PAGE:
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FINRA Reminds Broker-Dealers and Investment Advisers to Comply with the SEC’s “Best Interest” Requirementsby Andrew Whiteman

FINRA Reminds Broker-Dealers and Investment Advisers to Comply with the SEC’s “Best Interest” Requirements

On June 5, 2019, the United States Securities and Exchange Commission issued Release No. 34-86031, titled Regulation Best Interest: The Broker-Dealer Standard of Conduct (“Regulation BI”), which provides for a best interest standard applicable to broker-dealers. The same day, the SEC issued Release No. IA-5248, titled Commission Interpretation Regarding Standard of Conduct for Investment Advisers (herein, “SEC Interpretation”). Both documents take effect on June 30, 2020, to allow sufficient time for financial professionals to implement the new requirements.

Differences between Broker-Dealers and Investment Advisers

There are important distinctions between brokerage firms and investment advisers. They are subject to different laws, regulated separately by different entities, and the duties they owe to their customers are distinct. Unfortunately, most investors are confused about the differences between broker-dealers and registered investment advisers.

Brokerage firms, known formally as broker-dealers, must register with the SEC but their primary regulator is the Financial Industry Regulatory Authority, known as “FINRA,” which acts under authority delegated by the SEC. All broker-dealers are regulated by FINRA regardless of the size of the firm, although the states have concurrent jurisdiction in certain areas.

Registered Investment Advisers (“RIAs”)are subject to the Investment Advisers Act of 1940. The SEC regulates investment advisers who manage $110 million or more in client assets. Advisers with less than $100 million in assets under management must register with the state in which they have their principal place of business. Those advisory firms that have greater than $100 million but less than $110 million in assets under management may elect to register with SEC. Those that do not will continue to be regulated by the states.

Historically, broker-dealers and investment advisers performed different functions in the marketplace. A broker-dealer is a company that is in the business of buying and selling securities on behalf of its customers or for its own account. The sales personnel who work for broker-dealers are known as brokers or, more formally, “registered representatives.” Traditionally, broker-dealers and registered representatives were compensated by commissions charged on each transaction and had no duty to the customer (for example, to monitor the performance of a security) after the sale was completed.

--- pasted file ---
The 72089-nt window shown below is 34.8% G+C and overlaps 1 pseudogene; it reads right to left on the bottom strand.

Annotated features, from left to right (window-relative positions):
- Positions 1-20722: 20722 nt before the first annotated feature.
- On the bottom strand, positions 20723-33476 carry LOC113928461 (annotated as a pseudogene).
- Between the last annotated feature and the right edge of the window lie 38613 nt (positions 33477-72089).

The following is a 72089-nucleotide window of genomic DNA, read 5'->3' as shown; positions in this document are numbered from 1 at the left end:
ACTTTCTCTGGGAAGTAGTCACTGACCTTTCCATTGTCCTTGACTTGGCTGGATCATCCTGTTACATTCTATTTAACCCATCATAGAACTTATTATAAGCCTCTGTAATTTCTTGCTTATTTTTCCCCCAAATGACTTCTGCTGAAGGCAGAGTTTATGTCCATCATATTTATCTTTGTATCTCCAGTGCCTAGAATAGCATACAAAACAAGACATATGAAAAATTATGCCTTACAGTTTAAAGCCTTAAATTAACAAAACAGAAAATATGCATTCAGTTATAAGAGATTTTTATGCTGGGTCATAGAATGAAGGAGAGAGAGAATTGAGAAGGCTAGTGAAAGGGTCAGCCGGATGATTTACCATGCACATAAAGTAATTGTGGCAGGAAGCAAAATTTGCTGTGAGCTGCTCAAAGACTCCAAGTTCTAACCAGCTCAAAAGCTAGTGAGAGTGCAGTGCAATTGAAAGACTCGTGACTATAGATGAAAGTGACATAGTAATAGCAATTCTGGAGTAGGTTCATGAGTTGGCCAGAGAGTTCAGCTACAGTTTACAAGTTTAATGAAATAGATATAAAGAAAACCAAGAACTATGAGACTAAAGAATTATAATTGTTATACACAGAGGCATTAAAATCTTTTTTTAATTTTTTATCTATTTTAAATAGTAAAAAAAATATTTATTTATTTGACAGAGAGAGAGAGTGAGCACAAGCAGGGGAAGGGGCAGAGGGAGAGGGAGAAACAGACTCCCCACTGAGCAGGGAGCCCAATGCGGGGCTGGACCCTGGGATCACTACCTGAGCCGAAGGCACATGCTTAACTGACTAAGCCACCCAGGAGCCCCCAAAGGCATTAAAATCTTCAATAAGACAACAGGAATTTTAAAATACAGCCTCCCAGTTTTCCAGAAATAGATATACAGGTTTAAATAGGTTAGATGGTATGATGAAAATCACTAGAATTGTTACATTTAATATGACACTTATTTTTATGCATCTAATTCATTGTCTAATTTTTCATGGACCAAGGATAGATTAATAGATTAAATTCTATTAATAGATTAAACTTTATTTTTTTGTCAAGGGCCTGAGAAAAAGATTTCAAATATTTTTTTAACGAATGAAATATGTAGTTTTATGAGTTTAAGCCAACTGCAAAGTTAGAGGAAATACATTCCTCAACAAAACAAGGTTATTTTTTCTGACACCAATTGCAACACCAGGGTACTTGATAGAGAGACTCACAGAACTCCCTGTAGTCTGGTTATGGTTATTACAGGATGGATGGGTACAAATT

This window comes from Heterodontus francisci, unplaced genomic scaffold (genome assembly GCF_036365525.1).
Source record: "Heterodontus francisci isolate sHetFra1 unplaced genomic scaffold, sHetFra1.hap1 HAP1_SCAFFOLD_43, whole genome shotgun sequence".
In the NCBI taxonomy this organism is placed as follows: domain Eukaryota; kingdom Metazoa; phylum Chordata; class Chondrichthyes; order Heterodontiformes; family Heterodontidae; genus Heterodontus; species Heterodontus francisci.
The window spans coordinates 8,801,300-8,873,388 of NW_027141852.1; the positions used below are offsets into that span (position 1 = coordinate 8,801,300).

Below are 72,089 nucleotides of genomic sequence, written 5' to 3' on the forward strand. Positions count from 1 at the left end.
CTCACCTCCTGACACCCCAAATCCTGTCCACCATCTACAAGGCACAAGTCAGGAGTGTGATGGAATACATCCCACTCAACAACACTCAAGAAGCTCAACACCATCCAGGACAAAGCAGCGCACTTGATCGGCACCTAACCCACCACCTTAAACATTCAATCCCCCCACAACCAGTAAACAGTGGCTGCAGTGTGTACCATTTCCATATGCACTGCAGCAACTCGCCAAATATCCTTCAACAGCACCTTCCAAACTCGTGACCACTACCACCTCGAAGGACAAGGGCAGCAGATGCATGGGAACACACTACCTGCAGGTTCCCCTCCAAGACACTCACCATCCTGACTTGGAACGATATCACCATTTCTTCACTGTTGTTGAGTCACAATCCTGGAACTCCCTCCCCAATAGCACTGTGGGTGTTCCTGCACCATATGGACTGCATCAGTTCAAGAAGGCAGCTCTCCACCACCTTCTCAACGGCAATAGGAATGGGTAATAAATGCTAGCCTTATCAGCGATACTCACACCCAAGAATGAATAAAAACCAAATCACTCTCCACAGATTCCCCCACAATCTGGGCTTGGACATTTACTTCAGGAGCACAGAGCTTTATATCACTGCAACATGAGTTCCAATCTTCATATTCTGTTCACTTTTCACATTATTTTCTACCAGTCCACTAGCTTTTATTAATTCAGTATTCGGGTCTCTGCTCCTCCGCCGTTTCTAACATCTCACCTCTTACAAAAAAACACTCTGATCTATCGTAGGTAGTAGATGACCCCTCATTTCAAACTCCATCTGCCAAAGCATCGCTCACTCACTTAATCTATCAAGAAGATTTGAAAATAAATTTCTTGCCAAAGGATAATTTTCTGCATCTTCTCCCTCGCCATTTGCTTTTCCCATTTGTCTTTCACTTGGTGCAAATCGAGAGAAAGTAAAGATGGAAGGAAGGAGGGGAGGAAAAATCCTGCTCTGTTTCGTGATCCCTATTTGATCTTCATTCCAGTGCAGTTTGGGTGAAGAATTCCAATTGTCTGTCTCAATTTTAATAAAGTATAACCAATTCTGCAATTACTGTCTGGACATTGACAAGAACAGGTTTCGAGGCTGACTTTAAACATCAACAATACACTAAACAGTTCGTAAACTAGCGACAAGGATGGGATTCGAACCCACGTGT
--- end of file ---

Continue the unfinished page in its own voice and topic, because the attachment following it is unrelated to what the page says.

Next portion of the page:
RIAs, on the other hand, are paid for providing securities advice to their customers. The services offered often include advice concerning a customer’s investment holdings, recommendations concerning securities purchases and sales, and follow-up monitoring of customer holdings. Financial professionals who are employed by investment advisers are often called investment advisers, but the formal designation is “investment adviser representatives” or “IARs.” RIAs and IARs are typically compensated based on a fixed fee that is equal to a percentage of the customers’ holdings.

The legal standards applicable to broker-dealers and RIAs are distinctly different. In keeping with the broker-dealer’s traditional sales function, the primary duty owed to the customers of a broker-dealer is transaction-based – a recommended transaction must be “suitable” for the customer. On the other hand, the RIA is held to a fiduciary standard in keeping with its duties to provide ongoing advice and monitoring.

Market forces have blurred the distinction between broker-dealers and RIAs. Most broker-dealers are dual-registered and offer a fixed fee arrangement as an option to commissions. Most brokerage firms offer financial planning services that are indistinguishable from the core service offered by RIAs. Although broker-dealers are not legally obligated to monitor customers’ holdings, most tell their customers that will do so. It is no wonder then that investors are confused about the differences between the two.

Following the financial crisis that began in September 2008, Congress sought to reform the standards applicable to broker-dealers to reflect the expanded nature of their business model. In July 2010, President Obama signed the Dodd-Frank financial reform law, which gave the SEC the authority to develop a uniform fiduciary standard for retail investment advice that was no less stringent than the standard applicable to investment advisers under the Investment Advisors Act of 1940. In January 2011, the SEC staff issued a report that recommended the SEC propose a uniform fiduciary rule. and on April 14, 2016, the Department of Labor issued its final version of the fiduciary rule. Full compliance with the new fiduciary standard was to occur by January 1, 2018. However, in August 2017, the Labor Department proposed that compliance with the fiduciary rule be delayed for 18 months, until July 1, 2019. By that time, President Trump had been elected. The new administration stated its opposition to imposing a fiduciary standard on broker-dealers, and Department of Labor’s rule was shelved.